Yes, I know I keep saying I’m going to do Boursin next, but Rors came out with a joke the other day on seeing some Petit Suisses in the fridge. Here it is:

Comment fait-on les petits suisses ?

– Comme les petits français !

It doesn’t quite translate exactly since it’s playing on words and relies on the way the French refer to other nationalities. Rors was slightly embarrassed when I asked him to repeat it and said it was a bit rude. It’s not really!

How do you make a little Swiss (implying the cheese but meaning a person)? The same way you make a little French (person)!

So, it’s Petit Suisse cheese this week. Petit Suisse is in the family of soft cheeses. It’s fromage frais i.e. an unripe, non-salted creamy cheese. It’s made from cow’s milk and a generous dollop of cream is added during the process so it’s very high fat, up to 40%. But it’s delicious!

I dare say you’re familiar with this little cylindrical, white cheese, usually sold in 60g size, although sometimes twice that, in a plastic pot and perplexingly wrapped in paper. This strange practice dates back to when they were individually wrapped in a piece of waxed paper to hold them in shape and sold in lots of six in a small wooden box. They don’t really need the paper any more now they’re sold in pots, but it’s a tradition that’s hung on. The bits of paper can be a pain since the cheese tends to stick to them, and in our house the cats fish them out of the bin any time they manage to invade the kitchen, chew them up then spit them out on the floor. Yuk.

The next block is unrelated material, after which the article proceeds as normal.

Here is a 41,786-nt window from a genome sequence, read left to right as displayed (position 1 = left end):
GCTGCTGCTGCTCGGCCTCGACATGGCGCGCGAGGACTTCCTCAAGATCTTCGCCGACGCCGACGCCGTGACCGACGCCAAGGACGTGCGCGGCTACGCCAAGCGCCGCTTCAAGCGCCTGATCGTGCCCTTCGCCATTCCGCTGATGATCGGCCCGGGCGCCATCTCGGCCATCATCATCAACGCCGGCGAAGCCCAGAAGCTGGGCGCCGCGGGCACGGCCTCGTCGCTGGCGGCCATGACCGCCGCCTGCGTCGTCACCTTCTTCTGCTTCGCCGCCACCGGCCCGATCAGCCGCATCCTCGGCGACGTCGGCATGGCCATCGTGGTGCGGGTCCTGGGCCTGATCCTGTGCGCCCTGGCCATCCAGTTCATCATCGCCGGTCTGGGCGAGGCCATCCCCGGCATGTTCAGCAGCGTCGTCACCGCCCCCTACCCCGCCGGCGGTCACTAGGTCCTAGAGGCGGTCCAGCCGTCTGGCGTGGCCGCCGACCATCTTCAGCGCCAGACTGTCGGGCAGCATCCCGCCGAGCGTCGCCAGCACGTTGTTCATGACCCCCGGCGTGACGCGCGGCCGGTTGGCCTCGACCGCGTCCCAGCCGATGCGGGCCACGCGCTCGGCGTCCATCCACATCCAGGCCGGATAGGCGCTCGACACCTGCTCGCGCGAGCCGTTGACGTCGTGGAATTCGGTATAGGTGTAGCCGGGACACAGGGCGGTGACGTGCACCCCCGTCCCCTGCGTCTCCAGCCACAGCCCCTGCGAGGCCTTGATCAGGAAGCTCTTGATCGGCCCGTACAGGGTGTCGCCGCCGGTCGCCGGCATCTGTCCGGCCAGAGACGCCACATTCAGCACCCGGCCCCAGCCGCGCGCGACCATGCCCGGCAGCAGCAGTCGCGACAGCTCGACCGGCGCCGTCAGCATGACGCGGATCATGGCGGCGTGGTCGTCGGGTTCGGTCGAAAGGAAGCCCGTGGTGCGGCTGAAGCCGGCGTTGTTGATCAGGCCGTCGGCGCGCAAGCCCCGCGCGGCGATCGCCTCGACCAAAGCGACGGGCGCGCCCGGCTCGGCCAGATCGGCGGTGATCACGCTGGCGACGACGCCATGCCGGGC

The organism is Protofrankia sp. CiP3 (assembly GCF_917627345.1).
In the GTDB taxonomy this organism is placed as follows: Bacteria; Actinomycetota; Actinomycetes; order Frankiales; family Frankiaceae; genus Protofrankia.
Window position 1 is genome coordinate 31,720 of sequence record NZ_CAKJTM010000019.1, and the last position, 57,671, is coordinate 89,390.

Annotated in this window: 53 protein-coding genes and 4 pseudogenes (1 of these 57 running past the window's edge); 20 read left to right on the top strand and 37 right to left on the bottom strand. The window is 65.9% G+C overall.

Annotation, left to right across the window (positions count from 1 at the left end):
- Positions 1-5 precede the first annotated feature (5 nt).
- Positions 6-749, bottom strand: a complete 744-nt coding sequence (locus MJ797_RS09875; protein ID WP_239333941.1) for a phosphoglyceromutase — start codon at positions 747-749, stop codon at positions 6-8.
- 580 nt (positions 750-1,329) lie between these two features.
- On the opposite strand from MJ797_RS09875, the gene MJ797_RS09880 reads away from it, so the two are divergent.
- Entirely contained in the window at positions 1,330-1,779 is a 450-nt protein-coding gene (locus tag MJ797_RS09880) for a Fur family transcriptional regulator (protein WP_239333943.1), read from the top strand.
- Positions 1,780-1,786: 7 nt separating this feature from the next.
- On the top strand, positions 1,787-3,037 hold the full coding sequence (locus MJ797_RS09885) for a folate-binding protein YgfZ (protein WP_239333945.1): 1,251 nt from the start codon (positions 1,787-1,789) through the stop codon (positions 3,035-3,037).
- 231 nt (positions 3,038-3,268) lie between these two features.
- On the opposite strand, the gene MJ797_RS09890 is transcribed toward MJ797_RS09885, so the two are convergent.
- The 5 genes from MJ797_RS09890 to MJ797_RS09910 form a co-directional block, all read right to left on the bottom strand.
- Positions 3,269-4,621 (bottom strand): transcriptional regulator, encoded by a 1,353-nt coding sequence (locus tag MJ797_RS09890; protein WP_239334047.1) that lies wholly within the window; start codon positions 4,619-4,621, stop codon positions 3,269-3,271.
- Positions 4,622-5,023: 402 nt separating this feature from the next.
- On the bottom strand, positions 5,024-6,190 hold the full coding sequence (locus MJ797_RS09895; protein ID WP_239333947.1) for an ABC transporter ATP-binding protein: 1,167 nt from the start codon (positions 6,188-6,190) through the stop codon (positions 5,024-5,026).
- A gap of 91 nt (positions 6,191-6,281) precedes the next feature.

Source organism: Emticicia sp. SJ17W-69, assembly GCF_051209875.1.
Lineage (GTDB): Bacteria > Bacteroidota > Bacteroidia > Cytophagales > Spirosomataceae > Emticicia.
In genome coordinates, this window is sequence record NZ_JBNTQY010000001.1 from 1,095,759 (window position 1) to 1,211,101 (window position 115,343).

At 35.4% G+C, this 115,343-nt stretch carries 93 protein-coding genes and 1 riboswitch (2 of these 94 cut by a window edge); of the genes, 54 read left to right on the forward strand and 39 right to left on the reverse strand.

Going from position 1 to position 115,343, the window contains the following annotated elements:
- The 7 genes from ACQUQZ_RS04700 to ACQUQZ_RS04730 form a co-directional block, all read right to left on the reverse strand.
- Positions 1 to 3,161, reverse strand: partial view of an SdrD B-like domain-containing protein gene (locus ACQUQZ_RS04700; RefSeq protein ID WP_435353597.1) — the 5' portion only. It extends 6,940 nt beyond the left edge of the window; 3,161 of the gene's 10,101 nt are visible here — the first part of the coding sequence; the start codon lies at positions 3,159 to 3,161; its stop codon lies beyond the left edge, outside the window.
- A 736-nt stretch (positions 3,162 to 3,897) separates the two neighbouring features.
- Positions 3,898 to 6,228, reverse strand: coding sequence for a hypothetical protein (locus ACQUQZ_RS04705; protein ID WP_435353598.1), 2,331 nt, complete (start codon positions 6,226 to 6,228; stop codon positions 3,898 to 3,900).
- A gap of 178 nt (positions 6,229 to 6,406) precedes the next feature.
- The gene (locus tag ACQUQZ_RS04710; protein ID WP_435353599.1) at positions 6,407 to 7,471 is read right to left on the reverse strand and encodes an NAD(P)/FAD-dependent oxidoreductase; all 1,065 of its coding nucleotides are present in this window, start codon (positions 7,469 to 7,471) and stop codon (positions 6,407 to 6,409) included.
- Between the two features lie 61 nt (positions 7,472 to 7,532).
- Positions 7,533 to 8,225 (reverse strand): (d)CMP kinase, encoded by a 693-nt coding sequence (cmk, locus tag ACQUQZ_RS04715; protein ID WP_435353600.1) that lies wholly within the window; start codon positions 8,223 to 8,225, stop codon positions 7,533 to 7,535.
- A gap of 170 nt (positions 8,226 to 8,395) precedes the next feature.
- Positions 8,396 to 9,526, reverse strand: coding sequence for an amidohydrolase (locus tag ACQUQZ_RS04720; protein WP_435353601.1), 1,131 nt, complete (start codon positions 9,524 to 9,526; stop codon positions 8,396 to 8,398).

Petit Suisse aren’t Swiss – they originated in Normandy – but they were thought up by a Swiss person who worked at a dairy in Auvilliers. He suggested adding cream to the curd they used for cheese to make it richer, and so the whole thing began.But only because a chef’s assistant, Henri Gervais, took a shine to the product and begun to use it. He was the key to its success and built a business around it. The Gervais company sent their cheese to Paris by horse-drawn cart every day. Nowadays, Gervais Petit Suisses are still going  strong and are distributed worldwide by slightly more efficient but less environmentally friendly means! Gervais is part of the Bel group.

French people tend to deluge Petit Suisses in sugar to eat them, but I like them as they are. They’re said to be nice with a touch of salt of pepper or a sprinkle of herbs over too. Petit Suisse mixed with mustard makes a tasty coating to meat while it’s cooking and stops it drying out.

It’s very easy to make and easiest of all is if you can get unpasteurised milk. This isn’t a problem in France where you find it in vending machines. You leave a bowl of the raw milk out of the fridge overnight and it should have curdled i.e. set, by morning. Then wrap it in muslin and let it drain for a while so all the whey drips out. Unwrap the cheese, stir in a few spoonfuls of cream and enjoy. If you can only get pasteurised milk, then you need to add some buttermilk or a spoonful of yogurt or other fermented milk product to get the curdling process started. Apart from that, the method is the same. I haven’t made any yet, but now I’ve found these recipes, I shall be. I’m very partial to Petit Suisse.

Finally a question: in which book do you find a character names Petisuix? Answers please!